Egyptians celebrate falconry heritage

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A Bedouin boy holds a falcon after using a pigeon to hunt in the desert during World Falconry Day at Borg al-Arab desert in Alexandria, Egypt, November 17, 2018. Picture taken November 17, 2018. (Reuters)
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A member of Al Qannas Al Masry releases his falcon during a celebration by Egyptian clubs and austringers on World Falconry Day at Borg al-Arab desert in Alexandria, Egypt, November 17, 2018. (Reuters)
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A member of EGY Falconer Club releases his falcon during a celebration by Egyptian clubs and austringers on World Falconry Day at Borg al-Arab desert in Alexandria, Egypt, November 17, 2018. (Reuters)
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Yasser al-Khawanky feeds his hunting Golden eagle during a celebration by Egyptian clubs and austringers on World Falconry Day at Borg al-Arab desert in Alexandria, Egypt, November 17, 2018. Picture taken November 17, 2018. (Reuters)
Updated 18 November 2018
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Egyptians celebrate falconry heritage

  • Under the slogan "Egypt ... Where It All Began", the birds of prey of the Egy Falconer Club soared through the clear blue skies

CAIRO: Egyptian falconers gathered in the desert of Borg al-Arab near Alexandria to celebrate World Falconry Day, hoping to increase awareness of the sport and help preserve the ancient tradition.
Under the slogan "Egypt ... Where It All Began", the birds of prey of the Egy Falconer Club, which organised the event on Saturday, soared through the clear blue skies and showed off their hunting skills, swooping on pigeons or rabbits.
Mohamed Mowafy, a member of the club, said falconry in Egypt dated back to the ancient Egyptians' worship of the falcon-headed god Horus.
The celebration brought together falconers from across Egypt and included a competition that featured more than 10 types of birds of prey, including a two-year-old golden eagle owned by Yasser al-Khawanky.
Among the younger competitors was 11-year-old Ammar, who said he was introduced to falconry by his father at the age of seven. Ammar named his light-feathered Shaheen falcon "Ashqar", meaning blond.


Work underway to clear land mines from Jesus baptism site

Updated 10 December 2018
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Work underway to clear land mines from Jesus baptism site

  • Work at the site just north of the Dead Sea is being overseen by Israel’s Defense Ministry
  • Mines and other ordnance have been cleared from Ethiopian and Greek Orthodox monastery sites, organizers said

QASR AL-YAHUD, Palestinian Territories: Efforts to clear thousands of land mines and other ordnance around the site where many believe Jesus was baptized have reached a milestone and officials allowed a rare glimpse Sunday of abandoned churches there.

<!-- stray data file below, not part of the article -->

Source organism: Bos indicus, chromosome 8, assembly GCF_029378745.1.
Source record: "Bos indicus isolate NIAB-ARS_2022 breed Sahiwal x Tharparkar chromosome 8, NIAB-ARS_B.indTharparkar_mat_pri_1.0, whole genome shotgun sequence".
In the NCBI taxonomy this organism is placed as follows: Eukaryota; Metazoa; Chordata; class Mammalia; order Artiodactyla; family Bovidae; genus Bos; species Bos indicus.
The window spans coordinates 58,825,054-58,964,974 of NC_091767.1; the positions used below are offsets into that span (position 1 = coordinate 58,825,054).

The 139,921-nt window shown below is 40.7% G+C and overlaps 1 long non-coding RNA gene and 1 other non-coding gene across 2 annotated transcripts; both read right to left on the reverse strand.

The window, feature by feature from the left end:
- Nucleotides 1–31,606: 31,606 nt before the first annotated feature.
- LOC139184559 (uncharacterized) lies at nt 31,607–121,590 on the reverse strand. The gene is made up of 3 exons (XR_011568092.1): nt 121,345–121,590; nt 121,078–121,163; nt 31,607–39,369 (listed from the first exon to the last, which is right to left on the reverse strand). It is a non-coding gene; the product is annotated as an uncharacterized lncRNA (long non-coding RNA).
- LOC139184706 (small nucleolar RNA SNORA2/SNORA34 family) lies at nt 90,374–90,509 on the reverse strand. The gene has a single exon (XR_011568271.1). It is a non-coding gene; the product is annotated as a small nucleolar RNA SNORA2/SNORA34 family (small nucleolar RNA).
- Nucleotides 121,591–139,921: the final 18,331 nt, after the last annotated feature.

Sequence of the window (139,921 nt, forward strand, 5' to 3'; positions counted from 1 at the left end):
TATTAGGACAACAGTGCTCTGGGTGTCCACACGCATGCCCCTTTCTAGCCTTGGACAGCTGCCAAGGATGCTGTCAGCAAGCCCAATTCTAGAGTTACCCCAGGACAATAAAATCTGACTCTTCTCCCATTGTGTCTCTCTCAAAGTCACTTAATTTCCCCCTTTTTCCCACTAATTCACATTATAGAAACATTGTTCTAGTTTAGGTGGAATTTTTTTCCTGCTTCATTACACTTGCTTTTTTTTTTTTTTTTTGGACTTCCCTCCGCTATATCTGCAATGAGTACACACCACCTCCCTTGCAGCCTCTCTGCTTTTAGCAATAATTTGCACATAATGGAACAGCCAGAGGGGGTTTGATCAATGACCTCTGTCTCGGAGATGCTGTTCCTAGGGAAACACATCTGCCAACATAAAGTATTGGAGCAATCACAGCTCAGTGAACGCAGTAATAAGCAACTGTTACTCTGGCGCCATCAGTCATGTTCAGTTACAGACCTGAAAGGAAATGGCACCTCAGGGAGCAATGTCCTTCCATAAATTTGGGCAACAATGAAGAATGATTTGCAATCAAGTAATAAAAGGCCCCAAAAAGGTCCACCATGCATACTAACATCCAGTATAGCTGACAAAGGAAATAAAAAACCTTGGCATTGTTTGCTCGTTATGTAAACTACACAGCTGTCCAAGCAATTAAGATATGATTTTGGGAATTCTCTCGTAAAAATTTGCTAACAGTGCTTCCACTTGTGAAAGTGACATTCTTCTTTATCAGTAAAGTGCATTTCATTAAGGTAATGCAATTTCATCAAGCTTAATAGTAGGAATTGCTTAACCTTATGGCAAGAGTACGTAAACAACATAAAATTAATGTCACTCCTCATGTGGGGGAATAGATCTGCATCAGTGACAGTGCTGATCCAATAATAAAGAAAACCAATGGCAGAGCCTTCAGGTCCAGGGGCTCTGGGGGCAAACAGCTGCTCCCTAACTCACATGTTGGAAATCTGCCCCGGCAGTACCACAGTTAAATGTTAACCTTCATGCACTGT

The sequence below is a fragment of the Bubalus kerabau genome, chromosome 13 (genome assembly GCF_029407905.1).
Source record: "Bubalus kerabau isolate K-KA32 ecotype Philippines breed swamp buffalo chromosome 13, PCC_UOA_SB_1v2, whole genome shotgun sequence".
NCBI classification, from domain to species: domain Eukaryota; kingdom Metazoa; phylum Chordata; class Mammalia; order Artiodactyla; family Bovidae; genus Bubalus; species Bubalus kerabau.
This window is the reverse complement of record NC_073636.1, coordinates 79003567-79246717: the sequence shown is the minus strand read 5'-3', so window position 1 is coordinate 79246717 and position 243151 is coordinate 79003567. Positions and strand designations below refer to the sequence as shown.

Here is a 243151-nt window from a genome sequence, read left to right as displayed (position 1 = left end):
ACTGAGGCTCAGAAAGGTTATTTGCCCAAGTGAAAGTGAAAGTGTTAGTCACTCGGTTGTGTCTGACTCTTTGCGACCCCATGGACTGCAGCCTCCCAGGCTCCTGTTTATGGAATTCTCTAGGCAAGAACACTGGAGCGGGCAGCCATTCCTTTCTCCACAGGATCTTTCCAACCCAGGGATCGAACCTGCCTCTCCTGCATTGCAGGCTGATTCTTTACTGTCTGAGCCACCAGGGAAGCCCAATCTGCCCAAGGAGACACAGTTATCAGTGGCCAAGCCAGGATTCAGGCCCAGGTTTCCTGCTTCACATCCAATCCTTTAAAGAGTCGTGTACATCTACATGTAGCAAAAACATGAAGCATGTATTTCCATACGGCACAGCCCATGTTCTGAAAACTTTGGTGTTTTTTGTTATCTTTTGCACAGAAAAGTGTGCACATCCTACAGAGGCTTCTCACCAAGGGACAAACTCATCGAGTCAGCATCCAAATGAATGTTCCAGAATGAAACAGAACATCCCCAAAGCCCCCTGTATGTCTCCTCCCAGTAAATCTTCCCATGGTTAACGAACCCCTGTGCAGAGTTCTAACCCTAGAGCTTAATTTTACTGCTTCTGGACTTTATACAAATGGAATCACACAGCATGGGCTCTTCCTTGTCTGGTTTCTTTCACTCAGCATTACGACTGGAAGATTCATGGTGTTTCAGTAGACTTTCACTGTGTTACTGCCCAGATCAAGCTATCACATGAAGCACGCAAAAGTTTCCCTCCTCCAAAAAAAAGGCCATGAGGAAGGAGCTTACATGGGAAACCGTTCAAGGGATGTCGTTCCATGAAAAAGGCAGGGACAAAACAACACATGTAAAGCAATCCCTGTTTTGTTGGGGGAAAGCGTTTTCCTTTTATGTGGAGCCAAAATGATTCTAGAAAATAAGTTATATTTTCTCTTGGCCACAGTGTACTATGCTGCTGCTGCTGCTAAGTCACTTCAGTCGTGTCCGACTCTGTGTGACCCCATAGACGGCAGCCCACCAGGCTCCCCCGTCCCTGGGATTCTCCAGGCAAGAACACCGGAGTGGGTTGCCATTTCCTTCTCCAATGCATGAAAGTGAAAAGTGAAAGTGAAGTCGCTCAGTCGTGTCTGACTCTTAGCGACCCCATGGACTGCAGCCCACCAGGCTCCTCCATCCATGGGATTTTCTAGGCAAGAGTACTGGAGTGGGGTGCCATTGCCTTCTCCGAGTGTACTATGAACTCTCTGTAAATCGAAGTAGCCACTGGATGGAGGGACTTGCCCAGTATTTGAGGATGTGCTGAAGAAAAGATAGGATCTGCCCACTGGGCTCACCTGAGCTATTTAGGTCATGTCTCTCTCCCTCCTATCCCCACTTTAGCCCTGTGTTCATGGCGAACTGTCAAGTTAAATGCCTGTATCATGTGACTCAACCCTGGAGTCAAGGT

The church grounds around the site in the occupied West Bank have sat empty and decaying for around 50 years, though pilgrims have been able to visit a nearby restricted area at the traditional baptismal spot on the banks of the River Jordan.

Work at the site just north of the Dead Sea is being overseen by Israel’s Defense Ministry, de-mining charity Halo Trust and Israeli firm 4CI.

According to the ministry, the project covers around 1 square kilometer (250 acres) as well as some 3,000 mines and other explosive remnants.

It is expected to cost 20 million shekels ($5.3 million, €4.7 million).

The work began in March and would require another eight months to a year to complete, said Moshe Hilman of Israel’s Defense Ministry.

Mines and other ordnance have been cleared from Ethiopian and Greek Orthodox monastery sites as well as a Franciscan chapel, organizers said.

Other grounds belonging to Russian, Syrian, Romanian and Coptic Orthodox churches are yet to be cleared.

The plan once complete is to return the plots to the various church denominations and allow visits. At the crumbling, brick-and-concrete Ethiopian monastery on Sunday, a fading fresco of Jesus being baptized by John the Baptist could still be seen inside.

Signs hung on the walls with notifications that the location had been cleared of explosives.

A collection of pieces of mortars and other explosive remnants sat alongside a nearby roadside as a demonstration of some of what had been found.

“The Halo Trust has reached a pivotal point in our work to clear the baptism site of land mines and other remnants of war,” the charity’s CEO James Cowan said in a statement.

He added that “we have completed clearance of the Ethiopian, Greek and Franciscan churches.”

The majority of the mines were laid by Israeli forces after the country seized control of the West Bank in 1967 from Jordanian troops. Other unexploded ordnance from both Israel and Jordan has remained lodged in the ground, including around the churches, which were evacuated by Israel in the 1970s.

Israel’s control of the West Bank has never been recognized by the international community, which considers the land occupied Palestinian territory.